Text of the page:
How to Be a Winter Person

Wintering. A season in the cold. A transition between two worlds. Often involuntary. Always inevitable.

As we enter this third pandemic winter, and as I prepare to enter another decade of living, I find I am growing more and more in love with being a winter person. I have not struggled through the pandemic as so many have; my introvert inclination has saved me from the challenges. But the forced isolation has also helped me realize the gifts of this wintering phase of life I am inevitably shifting toward as I approach seventy.

Life has always been uncertain, but it used to be easier to ignore the fact, especially for those in youthful oblivion. The six years I spent with my mother in the deep winter of her life, forced me to look my own wintering in the face sooner than I otherwise might have. The pandemic has brought uncertainty to everyone’s attention. Learning to sit with it has been more difficult for some than for others, but we are all weary of one or another aspect.

My friend Christina Baldwin, in the foreword to Beyond Covid: Leaning Into Tomorrow, writes: “The pandemic is not an event; the pandemic is a shift. A shift is a much harder experience” (Story Circle Network 2022 Anthology).

Periods of wintering have come and gone over my years—leaving friends with each move, ended relationships, lost jobs, empty nesting, the years with my mother—but I am not yet in permanent winter as my mother was. Winter is still an event. Spring will come and I will make way for it outside: clearing away the aftermath of winter, deciding what to do with my ruined garden, planting seeds. Summer will follow with its long days and I will return to the hiking trails. Autumn will be here and with it the publication of my memoir to promote—awkward timing given I would rather spend the calendar winter with tea and a book than engaging in extroversion. But one day the shift will come, when winter is not confined to the calendar months. Already I notice a stronger alliance with friends my age, while younger friends are still achieving, less ready to settle into the quiet.

The winter solstice is my holiday, if you can call it that. “The longest night” speaks to me not of darkness as negative space, but of cozy, candlelight, solitude, reflection. I am not depressed, I am not sad. In fact, I am energized in winter. Not to do stuff, to accomplish great things—or anything at all—but to be content with the slower pace, with watching the juncos lined up on the deck rail from my father’s ugly recliner in the corner of the living room, with working at my desk by the electric fireplace, with napping, with knitting out warmth to wrap myself and others into.

It snowed last week, and the landscape softened. The juncos and chickadees flocked to the feeders and I had to refill them twice. The simple act was enough accomplishment. I returned from a second trip to Seattle, first for Christmas with family (leaving early because of the predicted snow) and returning three days later to help them move. I drove home through alternating light rain and snow, arriving in town to barely plowed roads and wavy skid marks up my icy hill, both sorry to leave my lively family on the cusp of a new chapter in their life and wanting to be a part of it, and happy to return to my cocoon with no need to get out again for the rest of the year.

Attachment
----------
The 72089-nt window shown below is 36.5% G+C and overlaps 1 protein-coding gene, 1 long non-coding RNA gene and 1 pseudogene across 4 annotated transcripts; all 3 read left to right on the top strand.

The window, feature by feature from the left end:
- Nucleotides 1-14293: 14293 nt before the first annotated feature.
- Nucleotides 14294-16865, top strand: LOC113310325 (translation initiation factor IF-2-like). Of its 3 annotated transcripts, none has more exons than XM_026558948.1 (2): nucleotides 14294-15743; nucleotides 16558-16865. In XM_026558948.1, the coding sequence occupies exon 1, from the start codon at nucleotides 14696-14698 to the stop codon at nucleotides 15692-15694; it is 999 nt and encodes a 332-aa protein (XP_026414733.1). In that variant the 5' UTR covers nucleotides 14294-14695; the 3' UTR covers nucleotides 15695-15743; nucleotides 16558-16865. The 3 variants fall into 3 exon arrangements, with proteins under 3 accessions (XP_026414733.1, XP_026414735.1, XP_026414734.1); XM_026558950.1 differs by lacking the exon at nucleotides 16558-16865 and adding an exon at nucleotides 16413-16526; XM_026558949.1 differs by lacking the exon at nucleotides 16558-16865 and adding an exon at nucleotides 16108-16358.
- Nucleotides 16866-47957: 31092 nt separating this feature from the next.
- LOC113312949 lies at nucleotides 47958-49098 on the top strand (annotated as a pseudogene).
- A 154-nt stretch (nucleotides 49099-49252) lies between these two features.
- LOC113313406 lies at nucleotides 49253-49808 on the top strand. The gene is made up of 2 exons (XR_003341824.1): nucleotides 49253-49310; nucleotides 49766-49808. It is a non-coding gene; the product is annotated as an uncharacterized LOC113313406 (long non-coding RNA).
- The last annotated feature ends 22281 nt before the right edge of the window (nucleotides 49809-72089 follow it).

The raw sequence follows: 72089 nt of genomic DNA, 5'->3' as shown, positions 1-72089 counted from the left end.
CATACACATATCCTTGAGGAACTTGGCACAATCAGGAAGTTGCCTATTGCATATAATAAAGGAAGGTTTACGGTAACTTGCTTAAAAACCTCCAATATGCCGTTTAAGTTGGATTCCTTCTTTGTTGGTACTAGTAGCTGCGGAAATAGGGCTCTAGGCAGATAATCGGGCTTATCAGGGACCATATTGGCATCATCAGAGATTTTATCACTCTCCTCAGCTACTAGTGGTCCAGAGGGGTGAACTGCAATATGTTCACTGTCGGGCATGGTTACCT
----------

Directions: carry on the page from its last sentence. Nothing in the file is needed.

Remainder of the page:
On the last day of the old year, I slept late, made cinnamon rolls—just because I wanted to—walked in the snowy woods where I met my 95-year-old neighbor and his old dog, napped, read. I am so content.

There is more excavating to do through my parents’ life in stuff saved. I’ll get back to it tomorrow after one more day of stillness. Cleaning out this too-big house is part of my preparation for the inevitable shift to longer winters and I am suddenly desperate to get it done, to become lighter, to be ready for what may come.

I have some ideas for what I want my long wintering years to look like, more cinnamon rolls for one. I will steer in that direction to the extent I am able, not with resolutions, but with intentions. These calendar winters are practice. This pandemic is a trial run. Life will keep unfolding as it will, and how we respond is up to each of us, and it won’t be the same from neighbor to neighbor. I hope I can respond with grace; time will tell, but I am preparing.

May this new year be all you hope for. Thank you for being here on the page with me. 💜

11 thoughts on “How to Be a Winter Person

  1. This makes me cry. My heart is a slushball of emotions. This week of snow on ground, icy roads, and slowness all timed beautifully with nature and the liminal space between holidays and years. Thank you for putting into words this space, this age, this moment in larger time.